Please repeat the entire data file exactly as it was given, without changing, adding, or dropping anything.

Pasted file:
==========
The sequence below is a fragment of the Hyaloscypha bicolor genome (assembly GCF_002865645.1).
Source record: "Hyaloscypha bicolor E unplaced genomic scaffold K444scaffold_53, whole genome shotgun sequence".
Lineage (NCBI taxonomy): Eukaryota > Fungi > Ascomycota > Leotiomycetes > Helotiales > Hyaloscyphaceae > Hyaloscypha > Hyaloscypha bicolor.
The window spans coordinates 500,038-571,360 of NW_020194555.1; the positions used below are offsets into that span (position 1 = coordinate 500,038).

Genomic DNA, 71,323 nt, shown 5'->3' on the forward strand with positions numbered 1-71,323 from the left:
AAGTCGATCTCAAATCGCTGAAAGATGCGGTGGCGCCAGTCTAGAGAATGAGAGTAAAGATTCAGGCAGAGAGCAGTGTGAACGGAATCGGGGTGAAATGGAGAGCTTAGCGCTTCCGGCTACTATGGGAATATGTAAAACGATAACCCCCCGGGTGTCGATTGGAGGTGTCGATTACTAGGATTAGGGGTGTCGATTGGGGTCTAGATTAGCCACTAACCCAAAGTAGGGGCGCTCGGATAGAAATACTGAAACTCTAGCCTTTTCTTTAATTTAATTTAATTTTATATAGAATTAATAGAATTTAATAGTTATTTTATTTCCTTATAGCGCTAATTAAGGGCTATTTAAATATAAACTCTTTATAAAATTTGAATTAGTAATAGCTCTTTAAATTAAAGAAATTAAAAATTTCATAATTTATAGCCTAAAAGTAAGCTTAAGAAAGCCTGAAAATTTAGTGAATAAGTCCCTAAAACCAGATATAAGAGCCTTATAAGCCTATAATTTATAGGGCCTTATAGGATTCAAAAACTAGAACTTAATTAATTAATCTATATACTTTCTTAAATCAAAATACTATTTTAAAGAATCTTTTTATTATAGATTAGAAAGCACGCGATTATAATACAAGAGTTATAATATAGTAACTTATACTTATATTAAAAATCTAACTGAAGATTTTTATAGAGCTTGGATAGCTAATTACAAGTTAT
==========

The sequence below is a fragment of the Hyaloscypha bicolor genome (assembly GCF_002865645.1).
Source record: "Hyaloscypha bicolor E unplaced genomic scaffold K444scaffold_53, whole genome shotgun sequence".
Lineage (NCBI taxonomy): Eukaryota > Fungi > Ascomycota > Leotiomycetes > Helotiales > Hyaloscyphaceae > Hyaloscypha > Hyaloscypha bicolor.
The window spans coordinates 500,038-571,360 of NW_020194555.1; the positions used below are offsets into that span (position 1 = coordinate 500,038).

Genomic DNA, 71,323 nt, shown 5'->3' on the forward strand with positions numbered 1-71,323 from the left:
AAGTCGATCTCAAATCGCTGAAAGATGCGGTGGCGCCAGTCTAGAGAATGAGAGTAAAGATTCAGGCAGAGAGCAGTGTGAACGGAATCGGGGTGAAATGGAGAGCTTAGCGCTTCCGGCTACTATGGGAATATGTAAAACGATAACCCCCCGGGTGTCGATTGGAGGTGTCGATTACTAGGATTAGGGGTGTCGATTGGGGTCTAGATTAGCCACTAACCCAAAGTAGGGGCGCTCGGATAGAAATACTGAAACTCTAGCCTTTTCTTTAATTTAATTTAATTTTATATAGAATTAATAGAATTTAATAGTTATTTTATTTCCTTATAGCGCTAATTAAGGGCTATTTAAATATAAACTCTTTATAAAATTTGAATTAGTAATAGCTCTTTAAATTAAAGAAATTAAAAATTTCATAATTTATAGCCTAAAAGTAAGCTTAAGAAAGCCTGAAAATTTAGTGAATAAGTCCCTAAAACCAGATATAAGAGCCTTATAAGCCTATAATTTATAGGGCCTTATAGGATTCAAAAACTAGAACTTAATTAATTAATCTATATACTTTCTTAAATCAAAATACTATTTTAAAGAATCTTTTTATTATAGATTAGAAAGCACGCGATTATAATACAAGAGTTATAATATAGTAACTTATACTTATATTAAAAATCTAACTGAAGATTTTTATAGAGCTTGGATAGCTAATTACAAGTTAT